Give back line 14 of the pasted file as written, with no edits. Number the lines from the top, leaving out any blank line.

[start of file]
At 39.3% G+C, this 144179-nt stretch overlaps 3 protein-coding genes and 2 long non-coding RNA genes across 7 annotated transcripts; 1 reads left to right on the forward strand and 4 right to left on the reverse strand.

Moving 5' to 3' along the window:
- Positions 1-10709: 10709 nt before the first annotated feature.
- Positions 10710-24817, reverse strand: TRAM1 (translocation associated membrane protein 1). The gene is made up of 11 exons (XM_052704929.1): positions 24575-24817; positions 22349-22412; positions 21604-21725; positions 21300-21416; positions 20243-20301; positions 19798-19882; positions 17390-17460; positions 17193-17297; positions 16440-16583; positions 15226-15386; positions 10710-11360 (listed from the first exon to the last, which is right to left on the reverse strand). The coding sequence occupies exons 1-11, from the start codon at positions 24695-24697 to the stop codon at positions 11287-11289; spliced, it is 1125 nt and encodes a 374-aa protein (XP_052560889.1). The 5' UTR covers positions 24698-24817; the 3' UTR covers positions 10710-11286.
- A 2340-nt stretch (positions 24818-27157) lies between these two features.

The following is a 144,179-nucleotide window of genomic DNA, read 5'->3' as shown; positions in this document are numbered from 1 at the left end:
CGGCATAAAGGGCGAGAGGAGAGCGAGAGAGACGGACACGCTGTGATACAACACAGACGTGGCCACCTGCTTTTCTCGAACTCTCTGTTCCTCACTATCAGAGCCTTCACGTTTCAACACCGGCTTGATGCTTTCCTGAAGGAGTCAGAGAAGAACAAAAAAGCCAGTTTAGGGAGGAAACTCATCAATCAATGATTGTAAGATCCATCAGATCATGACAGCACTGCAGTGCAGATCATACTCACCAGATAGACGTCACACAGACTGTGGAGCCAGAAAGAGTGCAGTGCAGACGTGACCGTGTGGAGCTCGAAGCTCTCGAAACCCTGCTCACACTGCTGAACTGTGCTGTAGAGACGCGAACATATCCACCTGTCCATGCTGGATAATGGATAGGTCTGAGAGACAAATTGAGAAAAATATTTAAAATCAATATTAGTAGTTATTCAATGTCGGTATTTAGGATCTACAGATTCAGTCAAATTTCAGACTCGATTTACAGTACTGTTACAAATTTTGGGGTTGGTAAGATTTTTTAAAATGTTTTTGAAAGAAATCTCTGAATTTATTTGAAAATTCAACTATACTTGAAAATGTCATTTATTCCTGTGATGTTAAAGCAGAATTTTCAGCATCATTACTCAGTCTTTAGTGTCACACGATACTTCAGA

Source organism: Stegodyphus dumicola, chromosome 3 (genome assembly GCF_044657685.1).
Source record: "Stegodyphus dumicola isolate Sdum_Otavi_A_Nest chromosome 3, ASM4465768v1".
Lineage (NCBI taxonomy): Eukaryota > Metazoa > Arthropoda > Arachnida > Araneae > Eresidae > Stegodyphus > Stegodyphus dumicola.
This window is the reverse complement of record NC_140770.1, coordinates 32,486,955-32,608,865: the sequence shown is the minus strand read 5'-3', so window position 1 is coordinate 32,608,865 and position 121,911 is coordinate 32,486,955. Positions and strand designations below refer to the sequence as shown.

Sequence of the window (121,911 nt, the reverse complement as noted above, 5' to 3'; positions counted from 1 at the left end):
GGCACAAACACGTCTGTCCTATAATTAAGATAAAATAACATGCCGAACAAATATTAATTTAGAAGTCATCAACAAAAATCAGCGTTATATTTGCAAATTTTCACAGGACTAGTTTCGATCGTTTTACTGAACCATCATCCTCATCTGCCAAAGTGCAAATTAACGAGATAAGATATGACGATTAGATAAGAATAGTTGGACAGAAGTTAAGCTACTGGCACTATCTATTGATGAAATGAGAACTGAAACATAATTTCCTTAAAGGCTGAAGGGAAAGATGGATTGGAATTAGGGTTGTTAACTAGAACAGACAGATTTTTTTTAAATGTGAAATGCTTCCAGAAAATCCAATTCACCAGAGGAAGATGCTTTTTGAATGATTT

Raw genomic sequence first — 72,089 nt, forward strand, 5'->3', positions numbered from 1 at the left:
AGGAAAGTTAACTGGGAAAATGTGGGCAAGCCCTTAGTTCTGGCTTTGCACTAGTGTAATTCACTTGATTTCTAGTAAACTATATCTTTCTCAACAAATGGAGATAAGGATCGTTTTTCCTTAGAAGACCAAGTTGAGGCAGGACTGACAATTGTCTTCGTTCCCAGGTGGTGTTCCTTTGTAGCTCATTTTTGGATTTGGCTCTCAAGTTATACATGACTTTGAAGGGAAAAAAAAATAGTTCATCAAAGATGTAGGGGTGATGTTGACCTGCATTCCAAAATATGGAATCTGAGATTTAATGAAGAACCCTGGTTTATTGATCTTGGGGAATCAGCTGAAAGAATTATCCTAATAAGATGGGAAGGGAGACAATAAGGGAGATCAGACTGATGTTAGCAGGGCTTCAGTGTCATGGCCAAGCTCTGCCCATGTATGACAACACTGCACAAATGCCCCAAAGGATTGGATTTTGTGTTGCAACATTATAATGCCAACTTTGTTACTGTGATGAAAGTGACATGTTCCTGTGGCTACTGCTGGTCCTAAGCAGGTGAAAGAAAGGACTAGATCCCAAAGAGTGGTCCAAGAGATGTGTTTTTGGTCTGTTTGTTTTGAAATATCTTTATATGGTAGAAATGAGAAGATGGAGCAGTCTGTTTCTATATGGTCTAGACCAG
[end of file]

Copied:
Raw genomic sequence first — 72,089 nt, forward strand, 5'->3', positions numbered from 1 at the left: